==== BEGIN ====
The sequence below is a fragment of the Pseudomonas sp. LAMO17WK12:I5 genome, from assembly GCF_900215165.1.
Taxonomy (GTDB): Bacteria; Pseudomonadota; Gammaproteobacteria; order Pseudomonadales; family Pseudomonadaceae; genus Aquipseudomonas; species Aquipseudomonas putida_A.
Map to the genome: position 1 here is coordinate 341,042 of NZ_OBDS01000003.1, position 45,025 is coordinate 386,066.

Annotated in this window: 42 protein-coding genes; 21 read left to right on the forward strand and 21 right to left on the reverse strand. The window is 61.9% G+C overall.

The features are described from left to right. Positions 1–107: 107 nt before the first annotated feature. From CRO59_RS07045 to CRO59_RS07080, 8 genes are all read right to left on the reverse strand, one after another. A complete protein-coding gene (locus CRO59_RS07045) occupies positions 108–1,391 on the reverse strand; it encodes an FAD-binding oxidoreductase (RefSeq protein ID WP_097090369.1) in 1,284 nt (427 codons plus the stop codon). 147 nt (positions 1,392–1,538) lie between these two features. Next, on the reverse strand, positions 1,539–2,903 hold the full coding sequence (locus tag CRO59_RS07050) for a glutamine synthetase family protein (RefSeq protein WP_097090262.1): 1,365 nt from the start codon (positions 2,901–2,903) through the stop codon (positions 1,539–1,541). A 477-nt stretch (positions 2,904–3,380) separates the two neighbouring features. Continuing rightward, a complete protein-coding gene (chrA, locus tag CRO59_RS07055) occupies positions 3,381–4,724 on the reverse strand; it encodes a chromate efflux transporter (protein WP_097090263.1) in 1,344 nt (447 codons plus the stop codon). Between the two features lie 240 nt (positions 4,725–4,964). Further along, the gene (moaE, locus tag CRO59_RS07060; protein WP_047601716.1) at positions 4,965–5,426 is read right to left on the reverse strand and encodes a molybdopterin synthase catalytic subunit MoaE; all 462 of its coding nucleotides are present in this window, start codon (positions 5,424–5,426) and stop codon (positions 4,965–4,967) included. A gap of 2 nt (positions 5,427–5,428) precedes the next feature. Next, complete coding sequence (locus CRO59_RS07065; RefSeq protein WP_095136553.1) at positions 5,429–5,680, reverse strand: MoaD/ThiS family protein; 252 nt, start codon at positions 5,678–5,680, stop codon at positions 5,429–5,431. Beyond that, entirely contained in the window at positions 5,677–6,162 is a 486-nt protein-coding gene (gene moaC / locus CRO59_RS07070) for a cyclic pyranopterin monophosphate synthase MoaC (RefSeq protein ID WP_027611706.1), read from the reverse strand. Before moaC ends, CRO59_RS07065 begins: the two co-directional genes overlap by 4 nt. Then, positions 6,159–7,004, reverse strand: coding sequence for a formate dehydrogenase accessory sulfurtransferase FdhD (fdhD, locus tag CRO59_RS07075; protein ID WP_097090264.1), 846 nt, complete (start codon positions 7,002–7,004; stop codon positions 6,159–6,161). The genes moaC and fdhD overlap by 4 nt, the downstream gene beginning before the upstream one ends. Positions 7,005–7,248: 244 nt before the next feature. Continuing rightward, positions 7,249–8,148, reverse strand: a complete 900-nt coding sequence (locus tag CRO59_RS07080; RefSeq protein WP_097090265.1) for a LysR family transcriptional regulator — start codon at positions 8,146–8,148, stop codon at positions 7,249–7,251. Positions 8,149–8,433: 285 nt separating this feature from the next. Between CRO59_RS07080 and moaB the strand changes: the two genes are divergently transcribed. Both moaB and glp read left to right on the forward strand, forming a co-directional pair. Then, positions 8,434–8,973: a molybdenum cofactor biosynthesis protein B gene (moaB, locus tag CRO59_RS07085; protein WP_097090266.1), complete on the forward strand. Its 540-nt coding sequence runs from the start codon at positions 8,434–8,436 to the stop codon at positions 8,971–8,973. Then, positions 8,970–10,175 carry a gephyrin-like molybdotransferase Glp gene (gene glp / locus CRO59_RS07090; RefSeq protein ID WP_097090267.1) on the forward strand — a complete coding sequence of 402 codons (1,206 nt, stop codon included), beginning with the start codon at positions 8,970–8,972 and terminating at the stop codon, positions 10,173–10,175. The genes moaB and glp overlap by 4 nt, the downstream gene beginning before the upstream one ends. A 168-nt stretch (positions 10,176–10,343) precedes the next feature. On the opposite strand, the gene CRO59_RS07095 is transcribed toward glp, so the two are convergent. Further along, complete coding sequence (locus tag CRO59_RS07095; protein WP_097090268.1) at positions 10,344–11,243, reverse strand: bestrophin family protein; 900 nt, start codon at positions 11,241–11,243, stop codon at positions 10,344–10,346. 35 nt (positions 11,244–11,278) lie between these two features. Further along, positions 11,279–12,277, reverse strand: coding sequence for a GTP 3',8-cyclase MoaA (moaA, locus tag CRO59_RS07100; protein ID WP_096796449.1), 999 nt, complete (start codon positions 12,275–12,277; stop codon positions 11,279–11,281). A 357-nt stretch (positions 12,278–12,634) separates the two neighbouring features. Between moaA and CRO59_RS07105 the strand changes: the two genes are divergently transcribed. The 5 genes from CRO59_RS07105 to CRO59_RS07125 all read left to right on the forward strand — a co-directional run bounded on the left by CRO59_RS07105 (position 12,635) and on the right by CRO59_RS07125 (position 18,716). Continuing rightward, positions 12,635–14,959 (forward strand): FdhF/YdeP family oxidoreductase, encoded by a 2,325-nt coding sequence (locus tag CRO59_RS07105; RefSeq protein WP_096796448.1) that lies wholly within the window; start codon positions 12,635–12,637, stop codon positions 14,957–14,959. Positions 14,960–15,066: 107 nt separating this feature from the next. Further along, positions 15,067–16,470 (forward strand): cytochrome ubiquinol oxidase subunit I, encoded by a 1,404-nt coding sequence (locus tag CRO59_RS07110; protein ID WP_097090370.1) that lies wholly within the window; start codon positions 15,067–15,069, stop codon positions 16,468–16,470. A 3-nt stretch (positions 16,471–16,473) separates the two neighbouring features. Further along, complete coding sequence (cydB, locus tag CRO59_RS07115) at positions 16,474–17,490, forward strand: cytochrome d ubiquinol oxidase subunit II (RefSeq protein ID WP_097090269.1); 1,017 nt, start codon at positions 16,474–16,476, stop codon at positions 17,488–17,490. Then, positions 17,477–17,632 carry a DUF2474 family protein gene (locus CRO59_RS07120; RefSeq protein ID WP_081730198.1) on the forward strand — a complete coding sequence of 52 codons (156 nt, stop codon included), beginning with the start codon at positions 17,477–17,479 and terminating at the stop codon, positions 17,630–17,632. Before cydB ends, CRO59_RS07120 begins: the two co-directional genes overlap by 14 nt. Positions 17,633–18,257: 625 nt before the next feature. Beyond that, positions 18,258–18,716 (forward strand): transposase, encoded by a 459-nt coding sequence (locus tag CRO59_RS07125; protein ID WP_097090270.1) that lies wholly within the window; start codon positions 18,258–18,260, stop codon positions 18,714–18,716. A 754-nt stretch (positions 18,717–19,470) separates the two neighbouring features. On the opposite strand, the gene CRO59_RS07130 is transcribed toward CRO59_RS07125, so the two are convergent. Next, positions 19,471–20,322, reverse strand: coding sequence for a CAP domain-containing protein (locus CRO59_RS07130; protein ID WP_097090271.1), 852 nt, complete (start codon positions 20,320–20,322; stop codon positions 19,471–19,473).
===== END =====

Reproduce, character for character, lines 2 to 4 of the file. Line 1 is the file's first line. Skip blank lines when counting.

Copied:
Taxonomy (GTDB): Bacteria; Pseudomonadota; Gammaproteobacteria; order Pseudomonadales; family Pseudomonadaceae; genus Aquipseudomonas; species Aquipseudomonas putida_A.
Map to the genome: position 1 here is coordinate 341,042 of NZ_OBDS01000003.1, position 45,025 is coordinate 386,066.

Annotated in this window: 42 protein-coding genes; 21 read left to right on the forward strand and 21 right to left on the reverse strand. The window is 61.9% G+C overall.